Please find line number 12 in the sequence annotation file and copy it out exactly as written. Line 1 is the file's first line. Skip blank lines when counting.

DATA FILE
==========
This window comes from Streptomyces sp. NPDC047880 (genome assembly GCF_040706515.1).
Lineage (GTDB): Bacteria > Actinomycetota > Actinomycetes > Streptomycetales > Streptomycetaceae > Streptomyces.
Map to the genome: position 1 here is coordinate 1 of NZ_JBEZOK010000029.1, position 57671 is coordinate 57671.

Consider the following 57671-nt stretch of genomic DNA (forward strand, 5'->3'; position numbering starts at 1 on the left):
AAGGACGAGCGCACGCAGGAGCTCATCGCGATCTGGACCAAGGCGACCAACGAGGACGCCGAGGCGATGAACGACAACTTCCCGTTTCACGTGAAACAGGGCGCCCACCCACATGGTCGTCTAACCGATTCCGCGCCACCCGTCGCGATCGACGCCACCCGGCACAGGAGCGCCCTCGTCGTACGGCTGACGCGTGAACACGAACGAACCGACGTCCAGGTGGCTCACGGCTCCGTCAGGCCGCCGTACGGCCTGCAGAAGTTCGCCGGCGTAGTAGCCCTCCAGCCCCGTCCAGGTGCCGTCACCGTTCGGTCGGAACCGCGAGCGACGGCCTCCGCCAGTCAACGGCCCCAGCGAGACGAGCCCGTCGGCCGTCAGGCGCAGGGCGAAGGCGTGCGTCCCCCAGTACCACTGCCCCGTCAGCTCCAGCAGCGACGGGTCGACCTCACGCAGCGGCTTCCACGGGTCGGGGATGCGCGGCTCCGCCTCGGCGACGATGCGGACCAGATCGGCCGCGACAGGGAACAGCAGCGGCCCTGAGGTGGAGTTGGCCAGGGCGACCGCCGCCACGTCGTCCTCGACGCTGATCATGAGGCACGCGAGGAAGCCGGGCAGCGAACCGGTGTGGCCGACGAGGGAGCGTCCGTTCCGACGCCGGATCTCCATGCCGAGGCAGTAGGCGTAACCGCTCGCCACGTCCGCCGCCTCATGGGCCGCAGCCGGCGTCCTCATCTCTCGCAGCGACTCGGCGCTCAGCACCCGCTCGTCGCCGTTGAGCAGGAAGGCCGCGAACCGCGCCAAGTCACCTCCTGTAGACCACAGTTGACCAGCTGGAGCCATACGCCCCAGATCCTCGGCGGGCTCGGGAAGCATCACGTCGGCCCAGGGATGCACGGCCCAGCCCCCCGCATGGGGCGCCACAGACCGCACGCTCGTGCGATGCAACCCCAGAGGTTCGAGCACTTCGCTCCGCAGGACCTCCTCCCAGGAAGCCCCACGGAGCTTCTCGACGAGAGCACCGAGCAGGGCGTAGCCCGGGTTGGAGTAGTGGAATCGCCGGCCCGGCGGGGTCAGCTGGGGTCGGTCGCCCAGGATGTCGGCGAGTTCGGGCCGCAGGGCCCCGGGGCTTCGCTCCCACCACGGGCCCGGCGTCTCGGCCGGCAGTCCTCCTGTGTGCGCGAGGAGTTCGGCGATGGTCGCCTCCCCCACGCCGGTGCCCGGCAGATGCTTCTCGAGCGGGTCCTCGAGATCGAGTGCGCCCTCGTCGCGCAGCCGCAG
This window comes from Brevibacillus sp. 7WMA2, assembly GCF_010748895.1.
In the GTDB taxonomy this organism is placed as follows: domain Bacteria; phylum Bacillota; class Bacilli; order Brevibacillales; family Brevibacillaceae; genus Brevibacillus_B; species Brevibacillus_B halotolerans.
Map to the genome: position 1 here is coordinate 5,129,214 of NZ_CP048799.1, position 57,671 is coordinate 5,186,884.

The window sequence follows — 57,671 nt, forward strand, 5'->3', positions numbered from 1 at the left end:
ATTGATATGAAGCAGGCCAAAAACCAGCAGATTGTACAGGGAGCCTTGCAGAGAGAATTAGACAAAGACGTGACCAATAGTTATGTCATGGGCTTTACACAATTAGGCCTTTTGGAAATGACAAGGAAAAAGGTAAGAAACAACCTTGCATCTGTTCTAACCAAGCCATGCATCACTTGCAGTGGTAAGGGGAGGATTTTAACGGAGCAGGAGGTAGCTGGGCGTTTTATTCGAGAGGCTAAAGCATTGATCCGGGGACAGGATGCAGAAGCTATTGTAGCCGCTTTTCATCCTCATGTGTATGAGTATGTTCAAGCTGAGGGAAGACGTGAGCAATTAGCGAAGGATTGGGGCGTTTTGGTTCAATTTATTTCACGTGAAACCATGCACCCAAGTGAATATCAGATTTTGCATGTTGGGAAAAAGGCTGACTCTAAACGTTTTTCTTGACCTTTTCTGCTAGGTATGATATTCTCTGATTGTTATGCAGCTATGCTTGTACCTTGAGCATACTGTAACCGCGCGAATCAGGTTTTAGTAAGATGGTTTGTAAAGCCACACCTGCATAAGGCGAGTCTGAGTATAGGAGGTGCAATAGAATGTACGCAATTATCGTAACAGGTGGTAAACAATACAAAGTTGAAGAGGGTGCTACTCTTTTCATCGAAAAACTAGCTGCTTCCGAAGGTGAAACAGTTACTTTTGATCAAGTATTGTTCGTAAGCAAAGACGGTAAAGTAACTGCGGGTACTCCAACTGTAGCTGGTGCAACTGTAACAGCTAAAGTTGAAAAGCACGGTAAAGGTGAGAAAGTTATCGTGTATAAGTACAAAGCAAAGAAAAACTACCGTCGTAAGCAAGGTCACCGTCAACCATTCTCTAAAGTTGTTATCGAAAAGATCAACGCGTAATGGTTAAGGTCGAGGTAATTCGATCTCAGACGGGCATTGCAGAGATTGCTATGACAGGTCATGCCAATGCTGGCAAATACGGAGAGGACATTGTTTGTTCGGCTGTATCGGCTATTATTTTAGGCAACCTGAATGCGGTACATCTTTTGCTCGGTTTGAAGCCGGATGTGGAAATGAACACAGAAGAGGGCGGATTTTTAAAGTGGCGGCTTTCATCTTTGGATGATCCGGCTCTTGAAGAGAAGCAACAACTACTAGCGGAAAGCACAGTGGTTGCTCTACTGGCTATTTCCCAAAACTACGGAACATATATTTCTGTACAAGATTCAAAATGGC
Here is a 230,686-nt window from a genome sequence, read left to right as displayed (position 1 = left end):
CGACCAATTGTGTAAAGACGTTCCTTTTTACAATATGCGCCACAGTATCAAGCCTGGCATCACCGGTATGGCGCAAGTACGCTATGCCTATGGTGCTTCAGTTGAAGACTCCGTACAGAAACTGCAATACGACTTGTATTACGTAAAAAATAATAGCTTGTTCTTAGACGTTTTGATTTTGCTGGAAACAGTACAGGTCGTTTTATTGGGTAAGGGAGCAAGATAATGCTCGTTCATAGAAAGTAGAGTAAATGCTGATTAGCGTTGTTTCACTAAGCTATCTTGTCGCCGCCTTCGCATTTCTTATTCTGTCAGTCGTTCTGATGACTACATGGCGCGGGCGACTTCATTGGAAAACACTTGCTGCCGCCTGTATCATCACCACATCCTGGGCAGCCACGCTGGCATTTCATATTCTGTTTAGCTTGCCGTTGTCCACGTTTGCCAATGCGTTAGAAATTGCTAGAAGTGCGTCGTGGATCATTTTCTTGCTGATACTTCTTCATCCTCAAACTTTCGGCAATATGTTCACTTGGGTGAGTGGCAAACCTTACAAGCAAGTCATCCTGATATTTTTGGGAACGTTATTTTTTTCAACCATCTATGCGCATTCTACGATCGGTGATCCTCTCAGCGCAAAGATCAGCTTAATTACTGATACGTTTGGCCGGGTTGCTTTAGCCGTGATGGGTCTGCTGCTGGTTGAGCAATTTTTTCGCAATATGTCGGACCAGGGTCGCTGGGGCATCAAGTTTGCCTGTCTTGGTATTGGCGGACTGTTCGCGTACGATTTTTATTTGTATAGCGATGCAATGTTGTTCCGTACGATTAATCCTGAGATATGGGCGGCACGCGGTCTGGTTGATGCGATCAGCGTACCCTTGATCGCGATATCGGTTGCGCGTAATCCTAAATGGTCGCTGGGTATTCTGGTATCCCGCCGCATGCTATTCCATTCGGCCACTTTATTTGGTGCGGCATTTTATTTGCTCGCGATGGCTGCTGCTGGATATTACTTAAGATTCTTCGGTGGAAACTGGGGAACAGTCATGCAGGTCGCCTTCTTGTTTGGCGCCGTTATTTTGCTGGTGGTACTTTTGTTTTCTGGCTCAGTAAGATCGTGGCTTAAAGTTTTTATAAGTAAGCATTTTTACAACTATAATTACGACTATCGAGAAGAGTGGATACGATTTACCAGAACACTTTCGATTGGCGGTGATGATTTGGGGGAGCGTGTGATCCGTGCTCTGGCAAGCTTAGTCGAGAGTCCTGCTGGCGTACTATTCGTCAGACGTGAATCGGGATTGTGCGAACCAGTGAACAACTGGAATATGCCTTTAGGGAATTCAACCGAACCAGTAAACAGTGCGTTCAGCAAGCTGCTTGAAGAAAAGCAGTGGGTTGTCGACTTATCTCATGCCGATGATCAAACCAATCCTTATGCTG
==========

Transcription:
CGACCAATTGTGTAAAGACGTTCCTTTTTACAATATGCGCCACAGTATCAAGCCTGGCATCACCGGTATGGCGCAAGTACGCTATGCCTATGGTGCTTCAGTTGAAGACTCCGTACAGAAACTGCAATACGACTTGTATTACGTAAAAAATAATAGCTTGTTCTTAGACGTTTTGATTTTGCTGGAAACAGTACAGGTCGTTTTATTGGGTAAGGGAGCAAGATAATGCTCGTTCATAGAAAGTAGAGTAAATGCTGATTAGCGTTGTTTCACTAAGCTATCTTGTCGCCGCCTTCGCATTTCTTATTCTGTCAGTCGTTCTGATGACTACATGGCGCGGGCGACTTCATTGGAAAACACTTGCTGCCGCCTGTATCATCACCACATCCTGGGCAGCCACGCTGGCATTTCATATTCTGTTTAGCTTGCCGTTGTCCACGTTTGCCAATGCGTTAGAAATTGCTAGAAGTGCGTCGTGGATCATTTTCTTGCTGATACTTCTTCATCCTCAAACTTTCGGCAATATGTTCACTTGGGTGAGTGGCAAACCTTACAAGCAAGTCATCCTGATATTTTTGGGAACGTTATTTTTTTCAACCATCTATGCGCATTCTACGATCGGTGATCCTCTCAGCGCAAAGATCAGCTTAATTACTGATACGTTTGGCCGGGTTGCTTTAGCCGTGATGGGTCTGCTGCTGGTTGAGCAATTTTTTCGCAATATGTCGGACCAGGGTCGCTGGGGCATCAAGTTTGCCTGTCTTGGTATTGGCGGACTGTTCGCGTACGATTTTTATTTGTATAGCGATGCAATGTTGTTCCGTACGATTAATCCTGAGATATGGGCGGCACGCGGTCTGGTTGATGCGATCAGCGTACCCTTGATCGCGATATCGGTTGCGCGTAATCCTAAATGGTCGCTGGGTATTCTGGTATCCCGCCGCATGCTATTCCATTCGGCCACTTTATTTGGTGCGGCATTTTATTTGCTCGCGATGGCTGCTGCTGGATATTACTTAAGATTCTTCGGTGGAAACTGGGGAACAGTCATGCAGGTCGCCTTCTTGTTTGGCGCCGTTATTTTGCTGGTGGTACTTTTGTTTTCTGGCTCAGTAAGATCGTGGCTTAAAGTTTTTATAAGTAAGCATTTTTACAACTATAATTACGACTATCGAGAAGAGTGGATACGATTTACCAGAACACTTTCGATTGGCGGTGATGATTTGGGGGAGCGTGTGATCCGTGCTCTGGCAAGCTTAGTCGAGAGTCCTGCTGGCGTACTATTCGTCAGACGTGAATCGGGATTGTGCGAACCAGTGAACAACTGGAATATGCCTTTAGGGAATTCAACCGAACCAGTAAACAGTGCGTTCAGCAAGCTGCTTGAAGAAAAGCAGTGGGTTGTCGACTTATCTCATGCCGATGATCAAACCAATCCTTATGCTG